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Whenever the powers of assimilation are very imperfect, the salicylate
or benzoate of caffein should be employed hypodermically by reason of
their perfect solubility and their non-irritant local effects.

The two objections to the employment of caffein continuously in large
or frequently repeated doses, are first, its action in causing insomnia,
which, of course, is a great drawback when a patient's nervous system
seems to call imperatively for the influence of this great restorer of
bodily comfort. Again, I have known patients to become restless and
mentally agitated to a high degree when I have persistently used caffein
for several days continuously with but short intervals of rest between
doses. Hallucinations and delirium have occurred when a nearly poison-


ous dose has been taken by mistake rather than premeditation. The
objectionable fact of these occurrences has been insisted upon by some

There is another remedy for failing heart about whose value there
seems to be just as much difference of opinion as there is in regard to
caffein, and that is convallaria majalis. The Russians and some distin-
guished observers in France and England consider it to be eminently
valuable. It has been said to produce evident regularity of the pulse
and increased force of heart-beats, with great diuretic power in cases
even where there was marked tricuspid regurgitation. And this action
may be noted after digitalis fails. Like caffein, convallaria does not
impair stomachal digestion, but is easily tolerated ; associated or not
with caffein, it seems well adapted to cases of mitral stenosis. It may
be given as the tincture or fluid extract. I have prescribed the drug
repeatedly for many years, and have been much pleased with its action
on several occasions when I was really despairing as to what could be
done to afford relief to a water-logged patient.

In mitral stenosis, the difficulty against which we are obliged to con-
tend is not the dilated left ventricle, to which we wish to give strength
and tenacity, but it is the tendency to pulmonary congestion, which throws
more work on the right heart. If we attempt to increase the vigor of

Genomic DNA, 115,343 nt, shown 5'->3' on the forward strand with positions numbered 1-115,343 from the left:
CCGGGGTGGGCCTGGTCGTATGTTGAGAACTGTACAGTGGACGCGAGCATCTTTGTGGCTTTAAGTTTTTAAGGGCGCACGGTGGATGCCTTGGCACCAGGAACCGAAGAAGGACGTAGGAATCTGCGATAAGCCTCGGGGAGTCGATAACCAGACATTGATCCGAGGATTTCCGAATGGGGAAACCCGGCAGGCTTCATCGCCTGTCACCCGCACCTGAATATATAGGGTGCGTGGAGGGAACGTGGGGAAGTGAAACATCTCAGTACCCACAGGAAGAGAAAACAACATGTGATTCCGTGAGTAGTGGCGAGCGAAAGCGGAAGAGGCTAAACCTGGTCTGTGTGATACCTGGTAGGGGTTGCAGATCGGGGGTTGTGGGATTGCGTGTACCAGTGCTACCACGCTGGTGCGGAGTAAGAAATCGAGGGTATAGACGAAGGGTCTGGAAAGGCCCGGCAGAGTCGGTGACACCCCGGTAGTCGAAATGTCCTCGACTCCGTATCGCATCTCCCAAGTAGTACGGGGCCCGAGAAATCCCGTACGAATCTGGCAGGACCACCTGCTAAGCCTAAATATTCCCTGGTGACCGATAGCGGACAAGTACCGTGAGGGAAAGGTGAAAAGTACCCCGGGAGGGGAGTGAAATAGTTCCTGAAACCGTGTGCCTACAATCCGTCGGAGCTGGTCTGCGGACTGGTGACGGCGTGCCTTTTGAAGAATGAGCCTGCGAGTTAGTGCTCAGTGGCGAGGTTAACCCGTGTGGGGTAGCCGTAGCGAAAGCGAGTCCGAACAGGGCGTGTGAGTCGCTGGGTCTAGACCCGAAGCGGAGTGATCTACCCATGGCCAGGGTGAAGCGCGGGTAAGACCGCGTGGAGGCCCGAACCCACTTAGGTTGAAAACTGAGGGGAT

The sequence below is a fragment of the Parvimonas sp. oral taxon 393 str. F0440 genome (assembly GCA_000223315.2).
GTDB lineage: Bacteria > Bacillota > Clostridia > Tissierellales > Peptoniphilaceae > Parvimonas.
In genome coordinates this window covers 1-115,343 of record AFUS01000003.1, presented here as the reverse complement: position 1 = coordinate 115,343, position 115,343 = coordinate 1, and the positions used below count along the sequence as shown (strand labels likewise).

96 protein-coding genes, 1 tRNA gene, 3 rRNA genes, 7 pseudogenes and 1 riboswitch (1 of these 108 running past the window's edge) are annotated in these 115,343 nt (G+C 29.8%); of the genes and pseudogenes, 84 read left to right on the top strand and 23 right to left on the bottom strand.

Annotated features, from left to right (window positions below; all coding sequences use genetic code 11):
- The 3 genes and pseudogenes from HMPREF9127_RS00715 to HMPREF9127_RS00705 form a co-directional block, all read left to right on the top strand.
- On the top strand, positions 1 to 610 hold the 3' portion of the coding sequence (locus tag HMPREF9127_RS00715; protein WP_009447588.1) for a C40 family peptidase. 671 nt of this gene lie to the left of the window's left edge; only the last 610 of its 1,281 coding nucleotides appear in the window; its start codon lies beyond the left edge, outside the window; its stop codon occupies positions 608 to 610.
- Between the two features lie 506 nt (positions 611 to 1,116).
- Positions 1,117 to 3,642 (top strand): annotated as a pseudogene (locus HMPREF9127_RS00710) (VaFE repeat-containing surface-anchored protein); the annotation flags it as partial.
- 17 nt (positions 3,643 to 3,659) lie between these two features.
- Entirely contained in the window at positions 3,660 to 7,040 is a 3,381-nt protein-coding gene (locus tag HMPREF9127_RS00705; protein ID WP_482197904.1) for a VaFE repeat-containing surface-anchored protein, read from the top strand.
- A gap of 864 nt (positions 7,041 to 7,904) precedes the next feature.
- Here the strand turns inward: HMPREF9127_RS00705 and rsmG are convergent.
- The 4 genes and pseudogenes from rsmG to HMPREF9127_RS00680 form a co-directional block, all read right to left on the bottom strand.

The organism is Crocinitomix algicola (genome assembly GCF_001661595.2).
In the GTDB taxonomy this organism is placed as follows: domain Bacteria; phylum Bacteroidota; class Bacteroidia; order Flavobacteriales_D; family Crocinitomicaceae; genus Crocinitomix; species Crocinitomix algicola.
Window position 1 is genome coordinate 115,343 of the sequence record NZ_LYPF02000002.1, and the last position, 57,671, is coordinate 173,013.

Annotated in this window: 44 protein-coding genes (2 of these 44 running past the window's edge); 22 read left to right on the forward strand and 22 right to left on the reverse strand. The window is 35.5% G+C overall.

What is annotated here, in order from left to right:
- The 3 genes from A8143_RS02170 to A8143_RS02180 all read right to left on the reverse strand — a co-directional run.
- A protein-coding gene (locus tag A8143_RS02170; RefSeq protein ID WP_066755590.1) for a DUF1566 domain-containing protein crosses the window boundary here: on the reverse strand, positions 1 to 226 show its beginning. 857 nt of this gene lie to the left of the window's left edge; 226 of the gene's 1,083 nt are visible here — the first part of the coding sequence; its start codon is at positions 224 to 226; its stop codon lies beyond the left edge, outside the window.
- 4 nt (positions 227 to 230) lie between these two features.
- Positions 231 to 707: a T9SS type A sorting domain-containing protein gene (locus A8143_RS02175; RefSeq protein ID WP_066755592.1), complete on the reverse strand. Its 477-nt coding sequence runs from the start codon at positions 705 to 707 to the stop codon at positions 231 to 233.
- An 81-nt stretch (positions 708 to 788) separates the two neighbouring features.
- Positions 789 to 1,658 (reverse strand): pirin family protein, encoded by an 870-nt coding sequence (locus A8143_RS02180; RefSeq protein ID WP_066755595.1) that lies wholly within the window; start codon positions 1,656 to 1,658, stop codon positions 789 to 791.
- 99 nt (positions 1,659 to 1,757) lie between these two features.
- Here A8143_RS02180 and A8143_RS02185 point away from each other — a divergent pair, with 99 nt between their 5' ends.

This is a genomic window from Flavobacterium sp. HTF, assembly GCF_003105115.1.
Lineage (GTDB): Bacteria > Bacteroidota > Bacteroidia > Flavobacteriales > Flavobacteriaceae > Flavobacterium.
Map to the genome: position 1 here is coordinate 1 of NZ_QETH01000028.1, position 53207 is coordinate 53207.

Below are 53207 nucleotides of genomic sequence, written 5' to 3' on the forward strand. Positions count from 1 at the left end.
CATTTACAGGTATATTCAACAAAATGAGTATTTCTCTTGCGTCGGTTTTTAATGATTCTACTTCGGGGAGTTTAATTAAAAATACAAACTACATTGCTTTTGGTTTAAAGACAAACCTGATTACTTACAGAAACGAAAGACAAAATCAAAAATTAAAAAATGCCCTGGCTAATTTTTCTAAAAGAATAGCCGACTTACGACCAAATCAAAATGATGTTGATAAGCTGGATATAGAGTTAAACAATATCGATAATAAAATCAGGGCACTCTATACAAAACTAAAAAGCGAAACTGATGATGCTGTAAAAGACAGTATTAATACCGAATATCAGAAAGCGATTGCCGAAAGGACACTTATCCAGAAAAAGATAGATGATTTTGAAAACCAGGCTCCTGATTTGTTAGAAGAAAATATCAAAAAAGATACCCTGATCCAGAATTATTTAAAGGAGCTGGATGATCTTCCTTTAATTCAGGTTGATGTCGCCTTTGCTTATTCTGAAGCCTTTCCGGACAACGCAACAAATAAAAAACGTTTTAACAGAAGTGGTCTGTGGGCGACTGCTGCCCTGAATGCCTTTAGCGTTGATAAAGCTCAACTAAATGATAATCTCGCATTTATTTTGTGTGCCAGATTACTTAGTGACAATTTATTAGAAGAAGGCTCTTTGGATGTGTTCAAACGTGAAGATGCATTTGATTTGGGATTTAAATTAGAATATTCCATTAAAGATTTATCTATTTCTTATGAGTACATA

the right-heart contractions with the use of digitalis, while the lungs re-
main congested owing to the fact of the non-passage of a sufficient quan-
tity of blood through a much narrowed mitral orifice in a certain length
of time, the patient's distress is not relieved, but the dyspnoea from
which he is suffering is frequently much increased. Aconite in small
repeated doses is said occasionally to be of service under these conditions.
I have never believed this observation to be correct, at least among
adults ; but, on the contrary, am of the opinion that the use of this drug
merely aggravates the preceding condition by increasing vascular par-
alysis in the lungs. A far better method is to use repeated doses of
nitroglycerin in all urgent cases and whenever the patient has been un-
relieved by caffein and convallaria, and afterward to follow up the use
of nitroglycerin by the long-continued exhibition of strychnine or nux

^It has always appeared to me highly injudicious to make use of aconite
in any appreciable dose in the treatment of any condition of failing
heart strength, acute or chronic, particularly among adults. With
children I am occasionally of a different opinion ; but even such instances
are rare in practice, and unless a child has a febrile state concomitant
with the intracardiac condition, and which is apparently of ephemeral
nature and without evident localization, I am loath even with them to
give aconite, except in very small doses.

In certain cases of cardiac hypertrophy connected with or indepen-


dent of a valvular lesion, aconite has been used by many practitioners
with, as they believe, obvious benefit. The cases where this action seems
most desirable are those in which the cardiac impulse is excessive and
the patient is annoyed with the throbbing and pulsation in the chest,